Neurithmic have built a hierarchy. They have stability as described. They describe their rules for competition in their paper. (it will take a while to load)


For implementation purposes, if I try to boil this to the “on” tiles of this grid, then the pattern is not the same throughout from what I understand.

So the global pattern is actually a spatial pattern that changes slowly throughout the grid space. This slow or minor change is caused by the interplay dynamics of adjacent tiles. This sounds a lot like local inhibition with overlapping neighborhoods. There seems to be a missing ingredient on my part. How is the larger pattern enforced?

Sorry for the confusion, I was referring to stacking actual HTM Spatial Poolers.


See my just prior post - the patterns are not a exact repeat. Each is a response to the both the local pattern and what the neighboring tiles are seeing.

In this case the SDRs are the letters and the tile is a word.

We know from basic HTM theory that the SDRs in a column are capable of recognizing a ridiculously large number of patterns.

We know from the Mosley (et. al) work that the phase, orientation, and scaling varies so the tiles overlap each other. This is the basic word that is formed by these SDRs.

Combining a huge alphabet of SDRs with a large number of tiles leads me to believe that capacity is not going to be an issue.


As far as I know they work on the same principles. If HTM SPs don’t do this then they should as it is a fundamental requirement that Jeff defined in On Intelligence.


Just clear things even further, If we are talking about stacking HTM SPs that have lower minicolumn counts while we go up, then this would obviously happen because the representation capacity drops. It is kind of forced. However if same sized SPs are stacked on top of each other, higher level layers do not become more stable due to competition. If you meant the former in the first place, my bad.


One other minor detail, I put the grid-forming cells in Layer 2/3.

The HTM temporal sensing cells are deeper in the stack.

I see the two mechanisms as working synergistically.

My current take on how this works is that the maps with these mechanisms are passing data back & forth through both direct cortio-cortical connections and interaction with the thalamus-cortical connections. The CC connections can be thought of as direct data and the CTC connections are more tonic.

I see that there is a bigger world than the basic HTM model.

The L2/3 cells in the earlier perceptual levels may just be used to enforce sparsity. The early brain maps used histological differences to decide what the brain areas are and these difference are enough that you can easily see them with low power microscopes. It would not surprise me at all that the ratio between the dendrite arbors and inhibitory cells vary from one area to the next so that some can form grids and some just have cleanly defined edges to the sensed object. Since they don’t have to resonate to form tiles these L2/3 layers could run at much higher speeds, at beta or lower frequency Gamma waves. Grid-forming has not been observed in the early stages of perception streams; only around the hubs of each lobe.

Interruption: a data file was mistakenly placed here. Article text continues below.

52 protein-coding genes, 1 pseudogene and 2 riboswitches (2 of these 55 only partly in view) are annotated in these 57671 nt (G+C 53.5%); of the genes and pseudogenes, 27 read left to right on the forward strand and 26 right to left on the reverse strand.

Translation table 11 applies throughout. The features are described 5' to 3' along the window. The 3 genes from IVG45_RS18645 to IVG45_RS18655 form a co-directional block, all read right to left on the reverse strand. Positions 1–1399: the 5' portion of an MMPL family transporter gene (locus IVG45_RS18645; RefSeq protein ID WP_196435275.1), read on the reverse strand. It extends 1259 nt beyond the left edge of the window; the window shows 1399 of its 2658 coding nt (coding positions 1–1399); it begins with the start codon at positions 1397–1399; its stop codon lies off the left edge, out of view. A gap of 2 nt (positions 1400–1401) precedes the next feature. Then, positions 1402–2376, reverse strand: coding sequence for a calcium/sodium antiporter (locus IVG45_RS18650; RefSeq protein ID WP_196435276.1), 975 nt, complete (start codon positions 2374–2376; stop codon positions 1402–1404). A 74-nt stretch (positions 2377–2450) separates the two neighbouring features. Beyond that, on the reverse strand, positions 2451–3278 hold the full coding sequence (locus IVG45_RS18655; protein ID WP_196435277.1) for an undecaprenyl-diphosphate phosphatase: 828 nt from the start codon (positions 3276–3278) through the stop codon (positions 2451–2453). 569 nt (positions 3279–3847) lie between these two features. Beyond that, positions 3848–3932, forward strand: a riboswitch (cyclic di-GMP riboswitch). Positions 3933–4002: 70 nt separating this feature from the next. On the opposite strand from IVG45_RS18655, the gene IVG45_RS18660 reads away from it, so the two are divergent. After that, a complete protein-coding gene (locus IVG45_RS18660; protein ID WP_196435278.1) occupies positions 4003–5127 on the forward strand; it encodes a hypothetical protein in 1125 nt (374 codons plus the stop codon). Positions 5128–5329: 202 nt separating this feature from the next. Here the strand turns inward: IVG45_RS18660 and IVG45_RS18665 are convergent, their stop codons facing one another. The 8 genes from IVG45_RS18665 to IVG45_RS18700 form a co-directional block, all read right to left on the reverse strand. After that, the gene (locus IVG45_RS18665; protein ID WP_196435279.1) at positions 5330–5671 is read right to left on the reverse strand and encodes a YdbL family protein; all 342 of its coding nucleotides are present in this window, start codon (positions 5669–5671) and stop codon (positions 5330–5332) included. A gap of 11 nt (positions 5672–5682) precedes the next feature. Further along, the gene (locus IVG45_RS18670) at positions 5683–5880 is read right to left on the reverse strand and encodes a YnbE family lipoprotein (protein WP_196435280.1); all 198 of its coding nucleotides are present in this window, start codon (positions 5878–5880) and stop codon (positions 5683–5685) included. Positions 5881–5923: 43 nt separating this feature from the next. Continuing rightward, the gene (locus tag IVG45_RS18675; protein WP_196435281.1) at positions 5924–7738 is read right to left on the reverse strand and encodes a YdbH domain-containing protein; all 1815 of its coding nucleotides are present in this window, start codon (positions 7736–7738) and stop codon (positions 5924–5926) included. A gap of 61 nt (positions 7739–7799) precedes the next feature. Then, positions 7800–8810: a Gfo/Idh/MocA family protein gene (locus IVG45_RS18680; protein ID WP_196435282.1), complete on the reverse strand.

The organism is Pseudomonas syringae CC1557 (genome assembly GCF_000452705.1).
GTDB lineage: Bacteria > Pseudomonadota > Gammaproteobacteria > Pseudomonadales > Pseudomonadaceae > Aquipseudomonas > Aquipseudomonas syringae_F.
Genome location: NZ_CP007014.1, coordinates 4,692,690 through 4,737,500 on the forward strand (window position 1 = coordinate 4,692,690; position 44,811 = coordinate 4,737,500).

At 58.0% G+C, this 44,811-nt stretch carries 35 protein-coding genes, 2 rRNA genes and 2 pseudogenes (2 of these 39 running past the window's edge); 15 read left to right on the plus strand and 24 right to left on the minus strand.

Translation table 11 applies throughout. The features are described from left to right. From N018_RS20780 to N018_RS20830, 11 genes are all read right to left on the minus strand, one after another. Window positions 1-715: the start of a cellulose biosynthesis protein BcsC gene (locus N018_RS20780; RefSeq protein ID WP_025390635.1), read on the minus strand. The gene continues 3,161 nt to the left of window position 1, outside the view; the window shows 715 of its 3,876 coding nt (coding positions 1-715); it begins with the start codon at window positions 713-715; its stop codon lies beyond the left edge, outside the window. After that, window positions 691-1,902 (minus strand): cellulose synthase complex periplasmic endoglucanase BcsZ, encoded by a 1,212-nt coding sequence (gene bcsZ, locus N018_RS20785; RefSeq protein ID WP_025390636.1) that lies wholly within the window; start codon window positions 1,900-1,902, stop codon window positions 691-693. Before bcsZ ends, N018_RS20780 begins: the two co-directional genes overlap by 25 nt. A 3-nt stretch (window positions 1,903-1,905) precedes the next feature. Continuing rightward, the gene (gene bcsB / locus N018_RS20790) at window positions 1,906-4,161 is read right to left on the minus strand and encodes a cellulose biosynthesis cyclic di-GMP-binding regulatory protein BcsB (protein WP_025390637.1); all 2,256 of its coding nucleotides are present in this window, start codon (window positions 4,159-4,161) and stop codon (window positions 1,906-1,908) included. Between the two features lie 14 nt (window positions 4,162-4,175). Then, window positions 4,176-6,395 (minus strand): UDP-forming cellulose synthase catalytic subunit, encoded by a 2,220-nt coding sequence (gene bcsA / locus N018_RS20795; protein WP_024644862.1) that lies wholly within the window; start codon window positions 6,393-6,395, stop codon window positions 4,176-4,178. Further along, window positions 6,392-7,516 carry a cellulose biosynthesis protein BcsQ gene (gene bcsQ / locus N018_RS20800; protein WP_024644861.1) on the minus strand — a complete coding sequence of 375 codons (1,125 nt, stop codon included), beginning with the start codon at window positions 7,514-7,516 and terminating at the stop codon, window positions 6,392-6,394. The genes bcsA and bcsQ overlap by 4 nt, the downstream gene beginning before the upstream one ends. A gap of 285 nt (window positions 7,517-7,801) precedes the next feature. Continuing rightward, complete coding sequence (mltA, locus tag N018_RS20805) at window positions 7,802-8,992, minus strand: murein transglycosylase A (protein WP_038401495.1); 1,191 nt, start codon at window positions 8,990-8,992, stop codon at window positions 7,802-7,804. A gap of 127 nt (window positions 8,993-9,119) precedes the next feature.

So to answer an earlier question - yes, grids would be formed at the higher level.


Yup, I meant the former, as I was explaining in my original post.

If wonder if there is a reason to not decrease the number of columns as you go up. Perhaps to do concurrent contraction and expansion of feature space? My guess would be that expansion would do the same as auto encoders in that features synthesize/interpolate going up.


I’ll need to give your view some more thoughts. Thanks.

One thing already, though : Calvin-like grids could give you “for free” some other benefits, such as auto-solving a “finger voting” scenario of current HTM SMI paper.


Are Calvin grids from the Cerebral Code book? I’ve been meaning to read it. Actually I’ve also been meaning to read @Bitking’s HTM Columns Hexagonal Grids as that looks pretty cool from a skim through.

From what I understand Calvin focuses on recurrent collaterals. There have been others that suggest that these oscillation dynamics breed a multitude of functions ‘for free’. It is almost like cells within a oscillatory group are polymorphic, in that they are the same cells but take part in many different functions. So it is not like ‘that cell deals with sensory’, or ‘that cells works with motor’, or ‘those cells are making decisions’, but rather they are all doing those things to varying degrees using the same sort of dynamics.

I really recommend the books Rhythms Of The Brain (Buzsaki) and Cerebral Cortex (Rolls) in which they both express this sort of concept.


It helped further distinguishing activations from one another via SP. At one point I needed clear cut motor commands for the HTM agent I worked on which took layer activation as input.


Ah of course, yes. I almost forgot SPs/regions combine lower-level regions together. There should still be reduction though?